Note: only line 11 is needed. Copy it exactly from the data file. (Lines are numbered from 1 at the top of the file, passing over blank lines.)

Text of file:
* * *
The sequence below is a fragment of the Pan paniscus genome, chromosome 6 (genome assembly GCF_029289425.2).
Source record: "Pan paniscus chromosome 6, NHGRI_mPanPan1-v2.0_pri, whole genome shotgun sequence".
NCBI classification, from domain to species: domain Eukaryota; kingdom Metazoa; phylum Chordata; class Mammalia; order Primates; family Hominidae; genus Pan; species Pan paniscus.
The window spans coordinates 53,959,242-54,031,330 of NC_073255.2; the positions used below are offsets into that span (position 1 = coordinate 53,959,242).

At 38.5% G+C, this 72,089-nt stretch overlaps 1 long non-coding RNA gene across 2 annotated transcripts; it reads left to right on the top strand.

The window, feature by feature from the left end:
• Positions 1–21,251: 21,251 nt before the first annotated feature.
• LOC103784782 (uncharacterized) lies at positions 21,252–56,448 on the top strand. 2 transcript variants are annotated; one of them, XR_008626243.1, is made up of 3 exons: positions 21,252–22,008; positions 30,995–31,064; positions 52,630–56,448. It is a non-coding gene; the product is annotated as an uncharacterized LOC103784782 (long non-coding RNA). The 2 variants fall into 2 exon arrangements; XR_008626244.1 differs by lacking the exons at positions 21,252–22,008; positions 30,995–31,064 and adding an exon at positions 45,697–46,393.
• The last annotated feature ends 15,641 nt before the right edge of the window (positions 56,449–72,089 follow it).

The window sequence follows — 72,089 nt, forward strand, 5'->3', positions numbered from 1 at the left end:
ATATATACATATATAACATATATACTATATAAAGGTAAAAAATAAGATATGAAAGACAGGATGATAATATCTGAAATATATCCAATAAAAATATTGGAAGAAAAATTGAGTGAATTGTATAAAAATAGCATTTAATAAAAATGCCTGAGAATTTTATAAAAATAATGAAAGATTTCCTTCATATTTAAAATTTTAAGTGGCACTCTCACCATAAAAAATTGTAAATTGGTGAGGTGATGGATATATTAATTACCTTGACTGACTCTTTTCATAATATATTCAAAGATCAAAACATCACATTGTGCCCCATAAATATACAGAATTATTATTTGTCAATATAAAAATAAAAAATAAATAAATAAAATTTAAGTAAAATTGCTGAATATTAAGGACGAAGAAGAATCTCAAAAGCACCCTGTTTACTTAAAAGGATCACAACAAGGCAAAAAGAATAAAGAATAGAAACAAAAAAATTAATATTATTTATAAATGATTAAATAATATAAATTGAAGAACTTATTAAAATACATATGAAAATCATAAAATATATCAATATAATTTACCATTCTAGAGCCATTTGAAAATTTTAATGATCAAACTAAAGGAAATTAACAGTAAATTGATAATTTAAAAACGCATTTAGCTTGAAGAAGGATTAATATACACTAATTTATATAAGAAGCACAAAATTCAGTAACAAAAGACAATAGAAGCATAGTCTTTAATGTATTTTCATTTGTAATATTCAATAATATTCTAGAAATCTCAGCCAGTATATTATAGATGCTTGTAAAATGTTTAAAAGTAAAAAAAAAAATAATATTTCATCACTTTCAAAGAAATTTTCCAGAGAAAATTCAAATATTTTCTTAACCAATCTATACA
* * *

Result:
ATATATACATATATAACATATATACTATATAAAGGTAAAAAATAAGATATGAAAGACAGGATGATAATATCTGAAATATATCCAATAAAAATATTGGAAGAAAAATTGAGTGAATTGTATAAAAATAGCATTTAATAAAAATGCCTGAGAATTTTATAAAAATAATGAAAGATTTCCTTCATATTTAAAATTTTAAGTGGCACTCTCACCATAAAAAATTGTAAATTGGTGAGGTGATGGATATATTAATTACCTTGACTGACTCTTTTCATAATATATTCAAAGATCAAAACATCACATTGTGCCCCATAAATATACAGAATTATTATTTGTCAATATAAAAATAAAAAATAAATAAATAAAATTTAAGTAAAATTGCTGAATATTAAGGACGAAGAAGAATCTCAAAAGCACCCTGTTTACTTAAAAGGATCACAACAAGGCAAAAAGAATAAAGAATAGAAACAAAAAAATTAATATTATTTATAAATGATTAAATAATATAAATTGAAGAACTTATTAAAATACATATGAAAATCATAAAATATATCAATATAATTTACCATTCTAGAGCCATTTGAAAATTTTAATGATCAAACTAAAGGAAATTAACAGTAAATTGATAATTTAAAAACGCATTTAGCTTGAAGAAGGATTAATATACACTAATTTATATAAGAAGCACAAAATTCAGTAACAAAAGACAATAGAAGCATAGTCTTTAATGTATTTTCATTTGTAATATTCAATAATATTCTAGAAATCTCAGCCAGTATATTATAGATGCTTGTAAAATGTTTAAAAGTAAAAAAAAAAATAATATTTCATCACTTTCAAAGAAATTTTCCAGAGAAAATTCAAATATTTTCTTAACCAATCTATACA